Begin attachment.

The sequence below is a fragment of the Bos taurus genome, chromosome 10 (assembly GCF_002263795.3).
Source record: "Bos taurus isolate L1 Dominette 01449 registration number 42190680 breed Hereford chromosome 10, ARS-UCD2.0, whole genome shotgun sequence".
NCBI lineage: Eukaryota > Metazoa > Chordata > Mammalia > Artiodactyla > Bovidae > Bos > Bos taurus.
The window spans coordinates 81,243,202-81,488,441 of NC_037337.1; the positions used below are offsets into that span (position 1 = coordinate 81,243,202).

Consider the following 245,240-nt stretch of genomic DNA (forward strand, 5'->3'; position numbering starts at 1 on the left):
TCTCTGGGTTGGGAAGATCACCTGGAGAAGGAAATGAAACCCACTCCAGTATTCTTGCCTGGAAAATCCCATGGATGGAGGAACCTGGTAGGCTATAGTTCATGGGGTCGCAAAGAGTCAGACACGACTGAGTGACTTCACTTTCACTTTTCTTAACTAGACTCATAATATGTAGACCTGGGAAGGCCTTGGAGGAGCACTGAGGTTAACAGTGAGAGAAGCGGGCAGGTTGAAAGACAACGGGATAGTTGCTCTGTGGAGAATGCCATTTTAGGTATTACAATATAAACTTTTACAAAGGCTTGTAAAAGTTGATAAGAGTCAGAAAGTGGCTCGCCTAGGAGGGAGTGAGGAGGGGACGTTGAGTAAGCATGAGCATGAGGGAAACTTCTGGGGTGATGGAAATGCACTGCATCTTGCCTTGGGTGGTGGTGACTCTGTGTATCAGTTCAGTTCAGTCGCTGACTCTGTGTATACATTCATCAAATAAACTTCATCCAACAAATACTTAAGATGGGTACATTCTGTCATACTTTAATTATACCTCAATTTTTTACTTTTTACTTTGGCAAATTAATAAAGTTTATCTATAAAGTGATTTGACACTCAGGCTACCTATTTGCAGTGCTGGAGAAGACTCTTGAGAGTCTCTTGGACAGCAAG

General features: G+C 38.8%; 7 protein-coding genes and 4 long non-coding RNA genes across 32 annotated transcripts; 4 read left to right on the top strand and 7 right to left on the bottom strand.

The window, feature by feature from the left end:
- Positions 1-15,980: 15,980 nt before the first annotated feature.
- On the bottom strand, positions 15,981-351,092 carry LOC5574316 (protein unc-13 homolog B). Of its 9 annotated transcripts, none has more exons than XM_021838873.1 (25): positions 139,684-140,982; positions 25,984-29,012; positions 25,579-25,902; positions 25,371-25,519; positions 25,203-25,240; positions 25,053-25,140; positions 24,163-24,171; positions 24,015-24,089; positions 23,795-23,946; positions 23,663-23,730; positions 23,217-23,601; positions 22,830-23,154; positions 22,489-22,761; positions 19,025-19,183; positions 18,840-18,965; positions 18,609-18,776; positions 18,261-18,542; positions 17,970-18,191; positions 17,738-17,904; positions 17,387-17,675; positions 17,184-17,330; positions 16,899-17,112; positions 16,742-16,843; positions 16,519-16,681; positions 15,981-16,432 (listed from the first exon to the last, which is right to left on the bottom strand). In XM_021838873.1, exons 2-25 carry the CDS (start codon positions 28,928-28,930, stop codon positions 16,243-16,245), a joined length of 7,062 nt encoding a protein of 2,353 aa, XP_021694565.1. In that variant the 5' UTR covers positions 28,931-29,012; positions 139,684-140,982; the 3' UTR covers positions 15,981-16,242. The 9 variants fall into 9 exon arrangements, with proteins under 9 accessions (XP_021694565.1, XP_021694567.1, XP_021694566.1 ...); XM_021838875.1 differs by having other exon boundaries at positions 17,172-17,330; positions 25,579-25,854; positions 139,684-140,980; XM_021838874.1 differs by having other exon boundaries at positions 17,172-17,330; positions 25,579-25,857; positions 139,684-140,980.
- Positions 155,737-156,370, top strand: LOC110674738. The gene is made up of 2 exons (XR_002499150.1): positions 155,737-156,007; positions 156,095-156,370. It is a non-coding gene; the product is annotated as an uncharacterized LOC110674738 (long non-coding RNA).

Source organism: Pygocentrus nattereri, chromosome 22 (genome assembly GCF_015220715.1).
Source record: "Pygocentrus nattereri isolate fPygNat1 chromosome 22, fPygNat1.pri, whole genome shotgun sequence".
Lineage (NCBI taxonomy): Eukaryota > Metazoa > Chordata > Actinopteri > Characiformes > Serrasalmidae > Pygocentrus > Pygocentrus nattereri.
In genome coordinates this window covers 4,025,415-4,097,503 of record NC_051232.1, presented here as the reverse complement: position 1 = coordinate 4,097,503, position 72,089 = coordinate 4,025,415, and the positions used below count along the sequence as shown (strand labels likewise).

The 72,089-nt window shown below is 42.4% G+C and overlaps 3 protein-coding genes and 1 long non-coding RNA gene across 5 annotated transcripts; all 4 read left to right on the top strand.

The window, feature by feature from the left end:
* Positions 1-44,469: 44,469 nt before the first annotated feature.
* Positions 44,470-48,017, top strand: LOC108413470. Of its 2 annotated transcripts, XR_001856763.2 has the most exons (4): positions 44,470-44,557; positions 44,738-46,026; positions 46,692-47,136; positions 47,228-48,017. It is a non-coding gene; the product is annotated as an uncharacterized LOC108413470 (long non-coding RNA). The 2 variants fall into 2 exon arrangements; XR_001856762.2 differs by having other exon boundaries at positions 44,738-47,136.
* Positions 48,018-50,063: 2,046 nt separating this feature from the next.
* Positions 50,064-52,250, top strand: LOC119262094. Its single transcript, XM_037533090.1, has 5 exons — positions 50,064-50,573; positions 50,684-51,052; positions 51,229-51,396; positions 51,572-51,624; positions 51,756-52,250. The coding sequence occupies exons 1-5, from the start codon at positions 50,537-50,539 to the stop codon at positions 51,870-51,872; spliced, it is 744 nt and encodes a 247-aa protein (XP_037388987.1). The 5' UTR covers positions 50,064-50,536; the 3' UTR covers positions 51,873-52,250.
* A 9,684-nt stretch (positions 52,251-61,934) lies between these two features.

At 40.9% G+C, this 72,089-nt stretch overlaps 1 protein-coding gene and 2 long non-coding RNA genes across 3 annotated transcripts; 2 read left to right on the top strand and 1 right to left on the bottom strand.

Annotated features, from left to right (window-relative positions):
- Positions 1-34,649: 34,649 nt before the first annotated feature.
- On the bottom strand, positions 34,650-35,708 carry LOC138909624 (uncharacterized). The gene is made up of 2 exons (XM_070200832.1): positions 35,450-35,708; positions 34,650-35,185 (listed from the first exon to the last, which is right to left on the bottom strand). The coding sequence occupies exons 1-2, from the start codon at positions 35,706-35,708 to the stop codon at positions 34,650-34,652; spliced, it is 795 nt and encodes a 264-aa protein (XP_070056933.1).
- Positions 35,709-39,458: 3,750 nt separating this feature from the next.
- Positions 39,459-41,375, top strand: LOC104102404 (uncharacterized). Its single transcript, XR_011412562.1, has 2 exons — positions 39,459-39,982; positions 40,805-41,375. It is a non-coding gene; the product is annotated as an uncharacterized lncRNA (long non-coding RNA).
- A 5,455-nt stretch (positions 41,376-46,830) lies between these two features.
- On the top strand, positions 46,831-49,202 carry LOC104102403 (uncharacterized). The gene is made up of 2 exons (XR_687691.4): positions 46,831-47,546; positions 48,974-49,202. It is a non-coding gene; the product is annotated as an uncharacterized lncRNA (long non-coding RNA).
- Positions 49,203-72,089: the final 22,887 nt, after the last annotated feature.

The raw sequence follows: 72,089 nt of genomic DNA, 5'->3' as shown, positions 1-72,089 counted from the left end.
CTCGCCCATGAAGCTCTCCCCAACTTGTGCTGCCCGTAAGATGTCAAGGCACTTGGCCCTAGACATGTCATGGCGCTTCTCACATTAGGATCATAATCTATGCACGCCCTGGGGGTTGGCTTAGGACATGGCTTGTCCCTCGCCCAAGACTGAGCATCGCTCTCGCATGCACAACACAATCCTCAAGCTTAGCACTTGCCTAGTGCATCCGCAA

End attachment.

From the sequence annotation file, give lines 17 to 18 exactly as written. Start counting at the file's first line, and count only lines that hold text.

The window, feature by feature from the left end:
* Positions 1-44,469: 44,469 nt before the first annotated feature.